Savvy womens Magazine

Aromatherapy for Physical and Mental Health Problems

The science of aromatherapy is the use of scented oils that come from varying parts of flowers, plants, and in some cases – bark! Each scent that's used in aromatherapy has an underlying purpose. For physical conditions, aromatherapy uses a number of aromatic fragrances to stimulate nerves within the nose. Those nerves reach the necessary part of the brain that controls certain functions. From the perspective of mental health, aromatherapy can also permeate your mind to offer relaxing, healthful benefits that last.

Physical Conditions

Different scents treat different types of conditions within our bodies. Aromatherapy isn't a replacement for medical treatments, but is used to enhance and work alongside them to help treat your ailments.

One condition that can benefit from aromatherapy is certain types of allergies. The scent of choice for this condition is the Blue Tansy. It's thought to have a powerful effect on the nervous system, which aids in the bronchia dilating process.

The Blue Tansy is also known to aid in pain management, because of the effect it has on the nervous system. It helps release nervous tension and stress, which can relax the body to a state of calmness.

Eucalyptus and pine scents are good for treating fatigue. They work by minimizing drowsiness and irritability, which can cause tiredness and lethargy. You'll be able to think clearly and stay alert throughout the day.

Lemongrass and sage scents, which are also good for fatigue, are known to help some people with headaches. These scents calm the nervous system and relax your inner being, which will minimize the headache that won't allow you to function.

Can you believe aromatherapy can even help you with acne issues? Cedarwood, lemon and sandalwood are effective scents that help to promote the body's ability to control its hormonal balance as well as the oil production within the skin. They can also help relieve stress, which can cause outbreaks.

Mental Health

While aromatherapy should never be used as a sole treatment to those conditions that go beyond a minor state, it can complement traditional treatments prescribed by a professional in the mental health field to make them work more effectively.

Cinnamon and orange are scents that help list our energy levels and boost our moods. You might notice whenever you chew a piece of cinnamon gum or eat something citrus-based that it perks you up a bit. However, use these in aromatherapy, and you'll have more than a 1-minute boost that chewing gum offers.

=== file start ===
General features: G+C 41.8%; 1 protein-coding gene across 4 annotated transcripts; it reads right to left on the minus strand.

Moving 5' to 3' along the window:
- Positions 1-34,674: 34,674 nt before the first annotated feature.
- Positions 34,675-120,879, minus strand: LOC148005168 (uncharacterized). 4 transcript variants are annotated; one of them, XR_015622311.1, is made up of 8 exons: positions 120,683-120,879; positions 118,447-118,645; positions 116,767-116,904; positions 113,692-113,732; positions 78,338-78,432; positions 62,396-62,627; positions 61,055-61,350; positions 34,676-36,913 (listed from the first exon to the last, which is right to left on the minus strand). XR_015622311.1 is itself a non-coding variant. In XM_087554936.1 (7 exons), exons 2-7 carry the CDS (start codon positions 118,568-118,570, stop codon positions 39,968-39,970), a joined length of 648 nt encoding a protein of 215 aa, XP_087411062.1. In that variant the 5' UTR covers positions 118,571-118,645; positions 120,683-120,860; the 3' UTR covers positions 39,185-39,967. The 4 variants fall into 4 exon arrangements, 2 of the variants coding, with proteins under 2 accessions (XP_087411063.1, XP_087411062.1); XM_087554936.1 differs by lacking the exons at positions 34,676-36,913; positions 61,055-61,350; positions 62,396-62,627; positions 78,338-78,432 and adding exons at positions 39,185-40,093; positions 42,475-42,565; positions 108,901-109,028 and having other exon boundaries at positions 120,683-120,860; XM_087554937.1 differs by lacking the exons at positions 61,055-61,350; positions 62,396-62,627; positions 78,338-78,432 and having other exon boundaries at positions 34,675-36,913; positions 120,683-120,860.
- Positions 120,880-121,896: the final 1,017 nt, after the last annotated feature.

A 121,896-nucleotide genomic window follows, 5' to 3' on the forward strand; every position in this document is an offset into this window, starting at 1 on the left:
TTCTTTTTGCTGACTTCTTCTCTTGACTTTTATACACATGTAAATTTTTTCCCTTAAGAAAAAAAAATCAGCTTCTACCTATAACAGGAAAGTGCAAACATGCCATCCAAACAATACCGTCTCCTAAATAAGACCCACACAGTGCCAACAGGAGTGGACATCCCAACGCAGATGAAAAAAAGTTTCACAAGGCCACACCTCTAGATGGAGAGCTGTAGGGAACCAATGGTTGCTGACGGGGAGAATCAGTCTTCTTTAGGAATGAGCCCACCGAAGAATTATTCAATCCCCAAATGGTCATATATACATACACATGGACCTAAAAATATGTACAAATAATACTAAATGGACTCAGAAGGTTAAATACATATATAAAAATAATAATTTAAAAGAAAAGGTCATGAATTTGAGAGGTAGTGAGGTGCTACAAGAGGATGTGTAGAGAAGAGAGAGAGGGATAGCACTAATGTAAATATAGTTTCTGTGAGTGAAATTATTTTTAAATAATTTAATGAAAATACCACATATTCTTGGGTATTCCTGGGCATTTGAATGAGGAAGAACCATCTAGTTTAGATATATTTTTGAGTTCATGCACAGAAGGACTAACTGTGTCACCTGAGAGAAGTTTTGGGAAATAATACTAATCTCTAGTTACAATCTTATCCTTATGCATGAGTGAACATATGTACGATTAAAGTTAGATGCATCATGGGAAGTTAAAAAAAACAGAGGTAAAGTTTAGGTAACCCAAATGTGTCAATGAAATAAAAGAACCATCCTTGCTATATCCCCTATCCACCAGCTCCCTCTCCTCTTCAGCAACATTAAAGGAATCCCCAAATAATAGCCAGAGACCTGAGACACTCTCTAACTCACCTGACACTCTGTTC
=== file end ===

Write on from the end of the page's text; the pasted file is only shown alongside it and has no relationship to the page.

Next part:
Bergamot and jasmine are other excellent choices to lift a gloomy mood. They work by minimizing anxious feelings that can control your mind and thought. When you allow these thoughts to take charge of your life, depression can take root.

These scents can have a calming effect on your body, which will relax your mind and may help alleviate depression symptoms. By combining some of these scents, you can eliminate irritable feelings that bring you down and achieve a more positive outlook on a consistent basis.

Chamomile and Ylang Ylang are two more stress-relieving scents you can use in aromatherapy. If you work in a stressful environment, you may want to have these two scents on hand for whenever chaos erupts and you need a quick calming effect.

Is your office in desperate need of a boost in productivity? You might want to slip in some aromatherapy based on Neroli and Nutmeg – two scents that help reduce stress and increase productivity.

Chamomile, Lavender and Petitgrain are scents that can be used to help treat insomnia. Insomnia, or the inability to sleep, can cause extreme irritability and even lead to physical health issues. These scents are known for their sedating abilities, which can result in a good night's sleep.

Aromatherapy is an excellent solution for those who are looking for alternatives to use in minor medical treatments. Aromatherapy can be used in candle form as well as liquid oil form – just find the method that works best for your personal preferences, and make note of which scents benefit you the most. Also, keep track of how different scents affect your mood and mindset. Then use them around the house or in the office as needed. You can even find aromatherapy products for the car if you find driving on busy highways results in irritability or anxiety.

- TI